The Lehigh Valley economy has reached cruising speed, with inflation and home prices moderating, while the job market remains strong.
Annual inflation was running at 4.7 percent in the third quarter, according to The Morning Call/Kamran Afshar Consumer Price Index.
While 4.7 percent inflation is higher than the average 3.2 percent the Valley has experienced over the past decade, it's far better than the 7 percent annual inflation in the second quarter of the year. That was the highest annual inflation ever measured in the history of The Morning Call/Kamran Afshar CPI.
Just 18,500 people were counted as unemployed in September, according to the Pennsylvania Department of Labor and Industry . That's the second-lowest reading in five years. Meanwhile, layoffs, as measured by first-time unemployment claims, dipped below 3,000 for only the second time in the past decade.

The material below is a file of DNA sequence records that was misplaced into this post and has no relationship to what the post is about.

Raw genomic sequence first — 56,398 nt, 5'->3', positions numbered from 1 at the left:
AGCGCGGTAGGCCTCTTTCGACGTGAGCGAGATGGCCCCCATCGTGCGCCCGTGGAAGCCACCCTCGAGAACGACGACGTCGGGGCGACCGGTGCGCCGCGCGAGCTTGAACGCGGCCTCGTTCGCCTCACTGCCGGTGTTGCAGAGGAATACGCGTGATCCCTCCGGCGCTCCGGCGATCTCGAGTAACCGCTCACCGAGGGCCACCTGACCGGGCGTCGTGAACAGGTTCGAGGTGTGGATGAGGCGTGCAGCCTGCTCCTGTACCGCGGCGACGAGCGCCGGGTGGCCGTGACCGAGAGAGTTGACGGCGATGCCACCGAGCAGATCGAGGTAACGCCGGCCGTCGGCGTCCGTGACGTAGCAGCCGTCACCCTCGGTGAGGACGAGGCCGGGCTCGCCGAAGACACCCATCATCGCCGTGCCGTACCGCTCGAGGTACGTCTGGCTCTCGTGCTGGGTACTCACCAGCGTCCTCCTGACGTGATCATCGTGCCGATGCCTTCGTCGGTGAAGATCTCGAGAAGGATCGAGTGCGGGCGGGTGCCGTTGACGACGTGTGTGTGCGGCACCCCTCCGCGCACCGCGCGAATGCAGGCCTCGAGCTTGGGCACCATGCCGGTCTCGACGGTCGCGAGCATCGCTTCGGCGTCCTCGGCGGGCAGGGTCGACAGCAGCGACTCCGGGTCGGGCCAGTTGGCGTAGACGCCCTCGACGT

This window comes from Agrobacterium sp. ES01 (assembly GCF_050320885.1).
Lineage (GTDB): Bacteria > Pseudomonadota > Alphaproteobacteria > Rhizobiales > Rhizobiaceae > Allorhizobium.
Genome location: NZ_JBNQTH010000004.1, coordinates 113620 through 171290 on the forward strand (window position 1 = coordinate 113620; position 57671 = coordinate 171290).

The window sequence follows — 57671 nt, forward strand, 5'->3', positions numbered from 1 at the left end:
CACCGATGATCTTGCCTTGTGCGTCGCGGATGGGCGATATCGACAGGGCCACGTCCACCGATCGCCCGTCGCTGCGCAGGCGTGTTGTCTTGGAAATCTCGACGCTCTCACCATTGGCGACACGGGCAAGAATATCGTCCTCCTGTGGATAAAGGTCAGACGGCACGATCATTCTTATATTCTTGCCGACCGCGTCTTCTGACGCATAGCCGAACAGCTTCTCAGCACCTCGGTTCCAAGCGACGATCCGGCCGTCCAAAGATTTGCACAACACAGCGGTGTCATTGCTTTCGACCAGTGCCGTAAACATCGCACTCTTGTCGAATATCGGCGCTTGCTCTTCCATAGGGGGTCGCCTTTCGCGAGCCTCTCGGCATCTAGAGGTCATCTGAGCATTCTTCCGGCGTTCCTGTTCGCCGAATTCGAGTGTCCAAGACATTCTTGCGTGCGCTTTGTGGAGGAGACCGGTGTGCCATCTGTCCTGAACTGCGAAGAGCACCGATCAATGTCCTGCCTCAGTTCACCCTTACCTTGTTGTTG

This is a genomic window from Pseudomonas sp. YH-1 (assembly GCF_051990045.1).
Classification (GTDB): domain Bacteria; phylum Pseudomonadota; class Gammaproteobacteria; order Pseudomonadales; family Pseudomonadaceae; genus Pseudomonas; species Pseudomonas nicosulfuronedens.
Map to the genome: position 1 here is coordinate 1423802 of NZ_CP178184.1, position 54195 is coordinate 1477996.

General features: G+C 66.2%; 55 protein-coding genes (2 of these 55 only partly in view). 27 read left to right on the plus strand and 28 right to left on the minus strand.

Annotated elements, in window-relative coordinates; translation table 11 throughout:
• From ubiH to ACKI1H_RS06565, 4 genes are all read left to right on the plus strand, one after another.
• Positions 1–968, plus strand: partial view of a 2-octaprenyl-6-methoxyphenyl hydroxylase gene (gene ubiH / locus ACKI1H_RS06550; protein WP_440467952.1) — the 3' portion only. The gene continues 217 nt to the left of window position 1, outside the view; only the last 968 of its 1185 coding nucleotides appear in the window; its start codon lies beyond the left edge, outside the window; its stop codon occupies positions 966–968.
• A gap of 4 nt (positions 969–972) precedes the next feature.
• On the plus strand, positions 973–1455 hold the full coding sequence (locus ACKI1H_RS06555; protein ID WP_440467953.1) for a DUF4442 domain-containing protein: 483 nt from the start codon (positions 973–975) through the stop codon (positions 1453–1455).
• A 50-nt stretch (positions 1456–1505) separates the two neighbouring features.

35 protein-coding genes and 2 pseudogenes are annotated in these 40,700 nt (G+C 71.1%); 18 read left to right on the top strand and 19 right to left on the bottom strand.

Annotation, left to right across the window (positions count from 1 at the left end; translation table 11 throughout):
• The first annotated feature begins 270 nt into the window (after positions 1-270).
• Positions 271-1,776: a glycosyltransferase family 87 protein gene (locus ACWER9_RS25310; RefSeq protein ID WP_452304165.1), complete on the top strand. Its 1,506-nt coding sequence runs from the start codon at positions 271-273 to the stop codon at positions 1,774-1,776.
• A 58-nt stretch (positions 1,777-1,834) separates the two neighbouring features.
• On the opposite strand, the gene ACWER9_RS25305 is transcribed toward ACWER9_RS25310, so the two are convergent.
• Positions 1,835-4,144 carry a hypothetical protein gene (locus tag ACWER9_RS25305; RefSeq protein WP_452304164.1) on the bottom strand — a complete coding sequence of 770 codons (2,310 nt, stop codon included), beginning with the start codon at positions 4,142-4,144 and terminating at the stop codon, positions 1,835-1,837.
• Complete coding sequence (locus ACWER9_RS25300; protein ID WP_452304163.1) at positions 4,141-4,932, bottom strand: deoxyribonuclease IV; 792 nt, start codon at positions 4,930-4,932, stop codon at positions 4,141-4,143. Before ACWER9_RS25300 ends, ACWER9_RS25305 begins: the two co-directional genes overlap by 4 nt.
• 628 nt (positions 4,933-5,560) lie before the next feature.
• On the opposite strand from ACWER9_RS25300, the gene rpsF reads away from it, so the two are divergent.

Those factors helped knock down the unemployment rate to 4.5 percent, the lowest in six months. The state and national rates were 4.6 percent for September.
Top job-growth sectors over the past year include professional and business services, up 1,900 jobs; accommodation and food services, up 1,300; retail trade, up 1,100; and education and health services, which was led mostly by health care jobs, up 1,200.
After dramatic increases over the past few years, prices of Lehigh Valley homes have slowed to a crawl. The average sale price of an existing home in September was $221,000, just 3.3 percent more than last year, according to the Lehigh Valley Association of Realtors.
That's the third-straight month that home prices have risen less than overall inflation. That hasn't happened since the spring of 2002.